Apple-Samsung Lawyers Make Final Pitch to Jury on Damages
SAN JOSE — Squeezing in their last jabs, lawyers for Apple alleged that Samsung executives never appeared in court because they did not dare reveal their real aim for the companies' retrial: a verdict that split the difference.
Since the parties reunited in U.S. District Judge Lucy Koh's courtroom last week to hash out damages, Samsung has repeatedly asked jurors to award damages of $52 million—nearly $330 million less than what Apple says it is entitled to. As he delivered his rebuttal Tuesday morning, Apple lawyer Harold McElhinny of Morrison & Foerster seized on the Samsung executives' absence to offer his own explanation for the divide. Figuring jurors would want to grant an award that fell somewhere in between the parties' requests, Samsung intentionally low-balled its calculations, McElhinny argued.
"How can they disrespect the process so much that they don't even come to trial?" McElhinny asked jurors, reprising a theme that played well with a jury last year. "I will tell you plainly what their strategy is. They expect you to compromise their verdict." But Samsung lawyer William Price insisted during his closing argument that Apple deserved nothing more because it holds narrow patents that his client could have easily designed around. He stressed that the other side had failed to prove that demand for the 13 Samsung products on trial was driven by the few features that infringe Apple's patents.
"We're saying Apple is entitled to profit, but not some rigged calculation of profit based on semantics," said Price, a partner at Quinn Emanuel Urquhart & Sullivan.
The sole question for the jury is how much Samsung must pay Apple for its infringement of five patents. U.S. District Judge Lucy Koh ordered the damages do-over earlier this year, concluding that some of the original jury's $1.05 billion award in 2012 had been calculated using an improper notice date.
The intervening year did little to mellow tempers. And lawyers for the mobile titans kept fighting even after jurors filed out of the courtroom to begin deliberations. Price moved for a mistrial, objecting to remarks McElhinny made about the extinction of American manufacturers. Stressing the importance of the patent system, McElhinny told jurors during his rebuttal that many prominent American television makers went out of business because they failed to protect their intellectual property.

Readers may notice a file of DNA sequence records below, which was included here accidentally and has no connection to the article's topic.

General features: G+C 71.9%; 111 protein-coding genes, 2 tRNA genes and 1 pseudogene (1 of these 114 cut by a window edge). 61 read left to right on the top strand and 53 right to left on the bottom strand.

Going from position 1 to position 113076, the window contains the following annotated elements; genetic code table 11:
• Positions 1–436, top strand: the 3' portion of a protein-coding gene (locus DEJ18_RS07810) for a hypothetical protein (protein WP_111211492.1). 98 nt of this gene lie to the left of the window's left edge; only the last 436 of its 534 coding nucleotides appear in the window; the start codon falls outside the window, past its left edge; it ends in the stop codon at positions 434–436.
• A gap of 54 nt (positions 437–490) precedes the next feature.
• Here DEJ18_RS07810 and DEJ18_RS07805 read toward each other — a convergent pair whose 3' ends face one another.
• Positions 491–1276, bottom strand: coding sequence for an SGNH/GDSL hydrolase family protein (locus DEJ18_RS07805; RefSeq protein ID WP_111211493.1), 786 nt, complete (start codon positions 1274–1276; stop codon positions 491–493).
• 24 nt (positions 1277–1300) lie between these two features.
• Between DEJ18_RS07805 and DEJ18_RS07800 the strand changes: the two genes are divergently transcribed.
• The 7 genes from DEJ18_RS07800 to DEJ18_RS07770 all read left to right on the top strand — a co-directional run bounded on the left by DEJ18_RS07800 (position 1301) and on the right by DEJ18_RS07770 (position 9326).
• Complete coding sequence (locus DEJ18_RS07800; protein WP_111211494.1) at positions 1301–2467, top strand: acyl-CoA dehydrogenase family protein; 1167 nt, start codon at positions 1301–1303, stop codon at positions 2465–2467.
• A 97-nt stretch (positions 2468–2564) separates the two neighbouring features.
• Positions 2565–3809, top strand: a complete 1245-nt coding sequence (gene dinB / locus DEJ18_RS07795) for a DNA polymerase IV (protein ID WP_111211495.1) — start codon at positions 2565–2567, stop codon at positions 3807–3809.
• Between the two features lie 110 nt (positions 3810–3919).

Price argued that the remark threatened to prejudice jurors against foreign companies like Samsung, especially since his client is a noted maker of TVs. He also accused McElhinny of injecting racial animus into the jury's deliberations. Apple lawyer William Lee, a partner at Wilmer Cutler Pickering Hale and Dorr, quickly disagreed, noting he is of Asian descent.
Koh yanked the jury back into the courtroom to remind them that they are not supposed to allow personal preferences to influence their decision-making. She allowed Samsung to file a motion for mistrial as part of the flurry of briefing that will follow the jury's verdict.
Lawyers for Apple hit many patriotic notes in their last words to the jury. During his closing argument for the Cupertino-based company, Lee hailed the American patent system and argued that Apple has always abided by its rules. Samsung has flagrantly disregarded them, he contended.
"If you accept Samsung's numbers, you have turned our system on its head," Lee warned jurors. "The system will become one where the infringer profits."